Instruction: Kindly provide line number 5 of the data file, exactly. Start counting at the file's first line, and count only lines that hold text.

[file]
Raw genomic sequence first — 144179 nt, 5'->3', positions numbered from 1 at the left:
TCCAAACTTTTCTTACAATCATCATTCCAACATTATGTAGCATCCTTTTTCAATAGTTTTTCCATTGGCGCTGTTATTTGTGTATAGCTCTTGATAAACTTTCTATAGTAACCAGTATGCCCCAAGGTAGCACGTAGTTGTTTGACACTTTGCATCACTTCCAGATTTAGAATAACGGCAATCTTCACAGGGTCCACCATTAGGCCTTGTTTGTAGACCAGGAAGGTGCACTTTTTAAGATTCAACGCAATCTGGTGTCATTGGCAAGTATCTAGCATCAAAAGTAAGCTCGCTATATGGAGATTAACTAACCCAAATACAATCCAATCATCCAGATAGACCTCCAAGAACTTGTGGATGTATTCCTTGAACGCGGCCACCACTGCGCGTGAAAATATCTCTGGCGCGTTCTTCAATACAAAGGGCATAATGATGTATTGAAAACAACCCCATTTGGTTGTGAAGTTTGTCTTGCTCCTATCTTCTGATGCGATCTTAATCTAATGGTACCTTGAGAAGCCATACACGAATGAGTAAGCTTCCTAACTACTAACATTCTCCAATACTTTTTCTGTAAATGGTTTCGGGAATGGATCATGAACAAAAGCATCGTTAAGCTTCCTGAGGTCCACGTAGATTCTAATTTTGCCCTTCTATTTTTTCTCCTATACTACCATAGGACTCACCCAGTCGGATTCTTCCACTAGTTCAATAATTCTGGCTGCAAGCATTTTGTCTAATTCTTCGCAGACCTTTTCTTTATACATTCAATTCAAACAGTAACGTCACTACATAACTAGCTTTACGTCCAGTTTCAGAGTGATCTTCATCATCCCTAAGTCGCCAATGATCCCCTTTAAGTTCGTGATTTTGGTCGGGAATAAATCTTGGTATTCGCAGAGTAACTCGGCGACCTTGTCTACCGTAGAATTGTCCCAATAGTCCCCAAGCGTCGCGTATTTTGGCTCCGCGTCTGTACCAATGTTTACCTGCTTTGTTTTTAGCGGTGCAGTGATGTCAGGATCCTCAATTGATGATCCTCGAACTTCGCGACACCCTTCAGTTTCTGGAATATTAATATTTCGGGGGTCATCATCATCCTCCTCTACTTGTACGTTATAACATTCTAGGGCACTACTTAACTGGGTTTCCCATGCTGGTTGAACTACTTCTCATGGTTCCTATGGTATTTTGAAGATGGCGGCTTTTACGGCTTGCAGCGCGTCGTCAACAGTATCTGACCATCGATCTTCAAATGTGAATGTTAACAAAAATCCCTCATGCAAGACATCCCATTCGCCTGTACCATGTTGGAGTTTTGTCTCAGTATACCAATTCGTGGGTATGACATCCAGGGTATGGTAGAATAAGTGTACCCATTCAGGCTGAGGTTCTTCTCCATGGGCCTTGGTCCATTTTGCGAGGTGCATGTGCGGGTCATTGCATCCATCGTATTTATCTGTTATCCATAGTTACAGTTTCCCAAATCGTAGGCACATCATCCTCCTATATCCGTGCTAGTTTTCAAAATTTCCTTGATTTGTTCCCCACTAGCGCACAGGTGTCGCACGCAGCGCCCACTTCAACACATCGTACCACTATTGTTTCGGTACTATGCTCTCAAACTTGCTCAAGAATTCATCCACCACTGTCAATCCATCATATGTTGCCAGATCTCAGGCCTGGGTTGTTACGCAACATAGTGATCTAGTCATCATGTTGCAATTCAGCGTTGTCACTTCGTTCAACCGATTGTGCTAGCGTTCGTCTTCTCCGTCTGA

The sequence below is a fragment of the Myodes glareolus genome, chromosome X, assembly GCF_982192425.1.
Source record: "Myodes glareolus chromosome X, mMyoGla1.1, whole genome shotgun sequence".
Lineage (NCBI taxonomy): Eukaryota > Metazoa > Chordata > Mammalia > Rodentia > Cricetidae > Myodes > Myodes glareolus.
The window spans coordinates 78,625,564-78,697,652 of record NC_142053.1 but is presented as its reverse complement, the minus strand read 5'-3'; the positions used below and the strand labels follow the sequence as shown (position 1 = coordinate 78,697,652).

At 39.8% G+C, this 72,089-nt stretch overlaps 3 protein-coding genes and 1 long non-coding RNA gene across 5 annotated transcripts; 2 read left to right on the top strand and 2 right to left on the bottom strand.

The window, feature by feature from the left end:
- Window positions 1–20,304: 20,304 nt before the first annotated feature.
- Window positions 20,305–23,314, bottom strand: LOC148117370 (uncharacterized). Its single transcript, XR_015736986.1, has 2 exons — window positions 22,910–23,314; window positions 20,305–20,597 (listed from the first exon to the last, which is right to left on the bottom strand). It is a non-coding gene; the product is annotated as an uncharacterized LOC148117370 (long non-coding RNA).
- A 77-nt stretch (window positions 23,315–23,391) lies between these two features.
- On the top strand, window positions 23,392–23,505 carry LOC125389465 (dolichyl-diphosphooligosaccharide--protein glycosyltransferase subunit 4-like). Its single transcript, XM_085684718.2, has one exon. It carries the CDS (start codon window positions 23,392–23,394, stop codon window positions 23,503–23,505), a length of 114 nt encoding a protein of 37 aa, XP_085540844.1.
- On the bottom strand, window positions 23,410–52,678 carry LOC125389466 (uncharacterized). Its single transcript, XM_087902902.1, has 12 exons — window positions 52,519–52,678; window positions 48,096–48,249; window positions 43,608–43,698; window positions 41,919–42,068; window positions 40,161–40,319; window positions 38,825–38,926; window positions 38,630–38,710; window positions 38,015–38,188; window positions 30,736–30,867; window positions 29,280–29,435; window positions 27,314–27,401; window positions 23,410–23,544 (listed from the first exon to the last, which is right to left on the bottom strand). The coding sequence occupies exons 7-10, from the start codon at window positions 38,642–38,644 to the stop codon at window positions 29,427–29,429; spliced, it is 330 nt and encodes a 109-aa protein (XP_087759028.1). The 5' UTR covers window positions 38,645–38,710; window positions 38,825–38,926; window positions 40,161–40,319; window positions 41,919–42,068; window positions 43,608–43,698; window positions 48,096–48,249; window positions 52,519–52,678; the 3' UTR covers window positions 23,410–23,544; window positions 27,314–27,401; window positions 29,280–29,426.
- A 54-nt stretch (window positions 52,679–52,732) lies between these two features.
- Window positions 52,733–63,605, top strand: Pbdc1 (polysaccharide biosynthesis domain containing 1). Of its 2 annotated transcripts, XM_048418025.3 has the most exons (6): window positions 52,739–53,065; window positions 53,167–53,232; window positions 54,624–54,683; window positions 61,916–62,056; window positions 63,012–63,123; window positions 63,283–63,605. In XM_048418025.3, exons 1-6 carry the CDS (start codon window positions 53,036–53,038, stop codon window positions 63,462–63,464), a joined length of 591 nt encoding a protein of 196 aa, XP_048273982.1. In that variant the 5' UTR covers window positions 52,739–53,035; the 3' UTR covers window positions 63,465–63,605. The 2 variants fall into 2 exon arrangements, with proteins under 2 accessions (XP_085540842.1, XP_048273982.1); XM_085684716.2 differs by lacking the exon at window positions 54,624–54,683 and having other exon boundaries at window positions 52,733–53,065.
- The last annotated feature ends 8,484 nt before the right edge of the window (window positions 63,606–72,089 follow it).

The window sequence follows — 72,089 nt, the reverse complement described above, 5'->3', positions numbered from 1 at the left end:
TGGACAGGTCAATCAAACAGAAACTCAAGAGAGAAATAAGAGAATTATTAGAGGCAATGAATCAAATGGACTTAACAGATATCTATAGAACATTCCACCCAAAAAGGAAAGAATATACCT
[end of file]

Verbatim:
Lineage (NCBI taxonomy): Eukaryota > Metazoa > Chordata > Mammalia > Rodentia > Cricetidae > Myodes > Myodes glareolus.